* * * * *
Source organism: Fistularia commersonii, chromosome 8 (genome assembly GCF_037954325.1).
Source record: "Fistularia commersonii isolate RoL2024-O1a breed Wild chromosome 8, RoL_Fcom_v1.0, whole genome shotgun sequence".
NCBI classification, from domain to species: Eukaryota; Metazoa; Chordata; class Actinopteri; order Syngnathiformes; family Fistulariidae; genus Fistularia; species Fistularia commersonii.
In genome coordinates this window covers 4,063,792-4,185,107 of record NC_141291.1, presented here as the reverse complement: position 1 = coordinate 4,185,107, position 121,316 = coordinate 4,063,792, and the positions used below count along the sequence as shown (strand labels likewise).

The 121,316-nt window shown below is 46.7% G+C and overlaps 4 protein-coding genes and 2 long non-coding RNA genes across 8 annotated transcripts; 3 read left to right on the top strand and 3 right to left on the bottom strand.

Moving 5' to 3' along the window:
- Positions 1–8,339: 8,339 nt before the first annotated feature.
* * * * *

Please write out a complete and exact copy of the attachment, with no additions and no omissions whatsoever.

Source organism: Fistularia commersonii, chromosome 8 (genome assembly GCF_037954325.1).
Source record: "Fistularia commersonii isolate RoL2024-O1a breed Wild chromosome 8, RoL_Fcom_v1.0, whole genome shotgun sequence".
NCBI classification, from domain to species: Eukaryota; Metazoa; Chordata; class Actinopteri; order Syngnathiformes; family Fistulariidae; genus Fistularia; species Fistularia commersonii.
In genome coordinates this window covers 4,063,792-4,185,107 of record NC_141291.1, presented here as the reverse complement: position 1 = coordinate 4,185,107, position 121,316 = coordinate 4,063,792, and the positions used below count along the sequence as shown (strand labels likewise).

The 121,316-nt window shown below is 46.7% G+C and overlaps 4 protein-coding genes and 2 long non-coding RNA genes across 8 annotated transcripts; 3 read left to right on the top strand and 3 right to left on the bottom strand.

Moving 5' to 3' along the window:
- Positions 1–8,339: 8,339 nt before the first annotated feature.